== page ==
Sharks and perspective

I saw this factoid about sharks at an aquarium we visited recently.

Apologies for the dark photo (underground). It read – Are the sharks dangerous for our divers?

No. They’re actually very cautious around divers – as they should be. Humans kill more than 100 million sharks every year. Sharks kill about 5 humans every year.

The combination of the stats, the image, and the way it all came together made me pause and think about the power of perspective.

It was powerful, humorous, and poignant.

Refunds and customer service

If you charge money for a product and say it is refundable, make it easy for the customer to get a refund.

If you have a customer service number, make sure a customer gets a response within a few minutes. Or offer a call back.

This sounds simple enough.

And, yet, how many businesses can you think of that manage to do this at scale?

Simple is hard.

Trade-off

Trade-off – a balance achieved between two desirable but incompatible features; a compromise.

One of the enduring lessons I took away from graduate school was that defining a strategy inevitably means defining trade-offs.

A good strategy helps us navigate trade-offs by helping us understand what matters and, thus, the sorts of compromises we should make. This works just as well in business and in life. If we decide something is a priority, we should be willing to make compromises in other areas. This exercise is never fun. But, it is important.

If all we’re doing is spreading ourselves too thin in our attempts at doing everything, then we’re not executing on a strategy.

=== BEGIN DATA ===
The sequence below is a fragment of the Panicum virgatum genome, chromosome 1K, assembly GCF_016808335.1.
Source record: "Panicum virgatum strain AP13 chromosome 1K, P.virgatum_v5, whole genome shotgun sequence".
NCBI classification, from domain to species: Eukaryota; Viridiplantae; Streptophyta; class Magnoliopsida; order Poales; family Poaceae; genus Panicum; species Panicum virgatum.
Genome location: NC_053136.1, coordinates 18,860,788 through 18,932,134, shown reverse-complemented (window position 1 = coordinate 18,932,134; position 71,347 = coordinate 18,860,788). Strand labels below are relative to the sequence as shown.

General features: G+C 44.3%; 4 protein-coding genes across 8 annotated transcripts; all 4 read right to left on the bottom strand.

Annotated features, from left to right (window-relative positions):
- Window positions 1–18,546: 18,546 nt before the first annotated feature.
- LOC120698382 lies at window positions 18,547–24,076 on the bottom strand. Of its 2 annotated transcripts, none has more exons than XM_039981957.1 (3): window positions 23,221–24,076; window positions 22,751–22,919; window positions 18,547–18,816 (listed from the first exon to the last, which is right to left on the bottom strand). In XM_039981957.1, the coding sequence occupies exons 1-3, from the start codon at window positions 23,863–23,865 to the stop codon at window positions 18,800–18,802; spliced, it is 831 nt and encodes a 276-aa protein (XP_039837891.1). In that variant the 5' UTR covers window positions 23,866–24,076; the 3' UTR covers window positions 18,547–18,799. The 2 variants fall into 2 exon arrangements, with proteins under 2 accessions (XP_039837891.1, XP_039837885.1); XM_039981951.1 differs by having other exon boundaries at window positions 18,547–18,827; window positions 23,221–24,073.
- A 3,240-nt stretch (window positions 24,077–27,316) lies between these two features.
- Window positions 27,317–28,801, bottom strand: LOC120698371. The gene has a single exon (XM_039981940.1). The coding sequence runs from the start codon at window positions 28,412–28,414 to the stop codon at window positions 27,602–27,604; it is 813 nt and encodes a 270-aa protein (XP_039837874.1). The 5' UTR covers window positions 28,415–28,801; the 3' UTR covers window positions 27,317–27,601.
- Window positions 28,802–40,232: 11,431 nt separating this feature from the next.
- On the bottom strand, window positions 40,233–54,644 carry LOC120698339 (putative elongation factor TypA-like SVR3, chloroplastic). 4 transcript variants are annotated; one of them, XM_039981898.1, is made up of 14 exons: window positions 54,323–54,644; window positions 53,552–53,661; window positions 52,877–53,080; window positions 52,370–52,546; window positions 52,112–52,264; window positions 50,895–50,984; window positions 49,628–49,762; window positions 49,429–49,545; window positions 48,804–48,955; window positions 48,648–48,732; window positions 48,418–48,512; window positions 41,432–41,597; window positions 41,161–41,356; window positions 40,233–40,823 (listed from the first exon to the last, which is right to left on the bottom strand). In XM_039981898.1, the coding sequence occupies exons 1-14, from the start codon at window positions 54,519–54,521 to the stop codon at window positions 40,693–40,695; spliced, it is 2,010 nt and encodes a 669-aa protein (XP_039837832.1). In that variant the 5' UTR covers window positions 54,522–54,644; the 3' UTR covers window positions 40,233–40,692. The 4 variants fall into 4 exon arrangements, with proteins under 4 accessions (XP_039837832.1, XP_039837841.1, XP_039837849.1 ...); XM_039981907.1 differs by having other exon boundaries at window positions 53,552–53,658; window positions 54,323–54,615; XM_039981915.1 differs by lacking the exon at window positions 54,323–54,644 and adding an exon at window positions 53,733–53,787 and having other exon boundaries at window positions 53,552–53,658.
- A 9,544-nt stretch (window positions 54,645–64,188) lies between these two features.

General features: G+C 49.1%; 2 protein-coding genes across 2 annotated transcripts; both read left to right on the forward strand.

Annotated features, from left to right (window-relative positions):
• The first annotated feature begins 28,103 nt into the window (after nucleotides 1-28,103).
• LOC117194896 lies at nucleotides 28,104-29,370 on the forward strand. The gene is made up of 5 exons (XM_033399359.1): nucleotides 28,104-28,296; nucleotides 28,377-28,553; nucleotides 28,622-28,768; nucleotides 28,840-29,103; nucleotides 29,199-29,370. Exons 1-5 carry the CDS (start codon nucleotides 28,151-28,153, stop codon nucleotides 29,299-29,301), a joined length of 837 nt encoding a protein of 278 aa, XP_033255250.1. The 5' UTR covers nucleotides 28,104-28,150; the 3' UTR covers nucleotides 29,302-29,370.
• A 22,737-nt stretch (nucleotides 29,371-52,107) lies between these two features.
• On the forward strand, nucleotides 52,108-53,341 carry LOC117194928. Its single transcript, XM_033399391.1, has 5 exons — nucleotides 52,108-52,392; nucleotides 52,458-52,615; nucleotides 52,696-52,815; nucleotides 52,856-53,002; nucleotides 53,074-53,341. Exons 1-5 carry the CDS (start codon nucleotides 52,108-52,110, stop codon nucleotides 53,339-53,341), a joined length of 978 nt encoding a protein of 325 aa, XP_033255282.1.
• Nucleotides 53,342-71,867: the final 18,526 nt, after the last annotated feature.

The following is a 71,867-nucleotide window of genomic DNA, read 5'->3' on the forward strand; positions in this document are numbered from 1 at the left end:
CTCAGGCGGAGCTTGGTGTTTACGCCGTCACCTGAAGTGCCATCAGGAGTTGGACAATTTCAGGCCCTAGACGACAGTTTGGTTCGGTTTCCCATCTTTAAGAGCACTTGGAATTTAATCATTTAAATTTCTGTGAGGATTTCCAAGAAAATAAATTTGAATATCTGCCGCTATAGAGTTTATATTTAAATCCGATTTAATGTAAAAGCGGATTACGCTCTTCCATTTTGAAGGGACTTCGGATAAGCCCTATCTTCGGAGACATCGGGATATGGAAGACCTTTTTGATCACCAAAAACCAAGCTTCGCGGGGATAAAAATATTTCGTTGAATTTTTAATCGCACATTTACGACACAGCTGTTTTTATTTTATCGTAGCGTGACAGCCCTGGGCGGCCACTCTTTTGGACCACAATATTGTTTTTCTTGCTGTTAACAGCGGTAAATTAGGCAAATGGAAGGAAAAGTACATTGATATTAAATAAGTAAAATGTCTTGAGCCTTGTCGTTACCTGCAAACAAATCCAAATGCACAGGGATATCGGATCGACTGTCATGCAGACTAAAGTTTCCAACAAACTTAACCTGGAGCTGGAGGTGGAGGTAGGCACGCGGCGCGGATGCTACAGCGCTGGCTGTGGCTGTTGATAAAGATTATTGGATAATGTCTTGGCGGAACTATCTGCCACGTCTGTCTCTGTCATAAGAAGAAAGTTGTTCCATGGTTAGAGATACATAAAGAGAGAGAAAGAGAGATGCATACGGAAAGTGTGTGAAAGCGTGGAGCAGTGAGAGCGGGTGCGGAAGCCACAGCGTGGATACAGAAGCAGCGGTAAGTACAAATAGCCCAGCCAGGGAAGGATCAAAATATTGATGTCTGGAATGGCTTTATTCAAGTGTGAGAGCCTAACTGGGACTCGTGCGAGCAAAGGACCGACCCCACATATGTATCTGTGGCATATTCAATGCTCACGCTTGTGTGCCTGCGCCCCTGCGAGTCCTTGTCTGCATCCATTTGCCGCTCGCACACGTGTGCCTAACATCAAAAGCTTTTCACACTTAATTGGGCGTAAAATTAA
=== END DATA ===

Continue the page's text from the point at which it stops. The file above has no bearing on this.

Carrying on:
If everything is a priority, nothing is a priority.

13

ALearningaDay turned 13 last week.

13 years and 5,600 posts later, I’m more aware than ever of just how hard it is to learn something.

But, the more challenging the path, the more memorable the journey.

Building relationships with Product Executives

A note for new subscribers: This post is part of a series on my notes on technology product management (this is what I do for a living). You might notice that these posts often link to older posts in the series on LinkedIn even though they are all available on this blog. That is intended for folks who only want to follow future product management related posts. Finally, for all those of you who don’t build tech products for a living, I believe many of these notes have broader applicability. And, I hope you find that to be the case as well…

A quick overview of what we’ve covered on “Notes on Product Management” so far – 


“How can I better influence my product executives to fund my projects?”

“How can I better communicate the impact I drive to <insert product executive>?”

“How do I build a strong relationship with <insert product executive>?”

Variants of these questions are common in conversations among product managers. If you were an alien listening in on some of these questions or conversations, you might be forgiven if you thought product executives are creatures from a different planet – full of mystery and intrigue. After all, you’re likely to hear some story about said person’s super human abilities in this or that.

The good news is that we’re not dealing with extra-terrestrial creatures. Every executive – product or not – is human. Just like us, they have goals, areas of strength, growth opportunities, insecurities, and fears. Most are good at keeping calm above the surface. But, like the proverbial duck, they’re all paddling hard underneath.

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(H/T: Leslie Gail for this image) 

PM careers and scope

The PM career journey involves some dramatic jumps in scope as folks get more senior. 

You start with a narrow focus on features and products as an IC. This grows to product areas for senior ICs/people managers. While this jump is significant, it doesn’t compare with the jump from senior people manager (typically a Director or Senior Director) to an Executive. PM Executives typically lead entire marketplaces or ecosystems as product executives. And, in many companies, they may even go from leading a group of PMs to being a “General Manager” of a business with multiple functions reporting into them.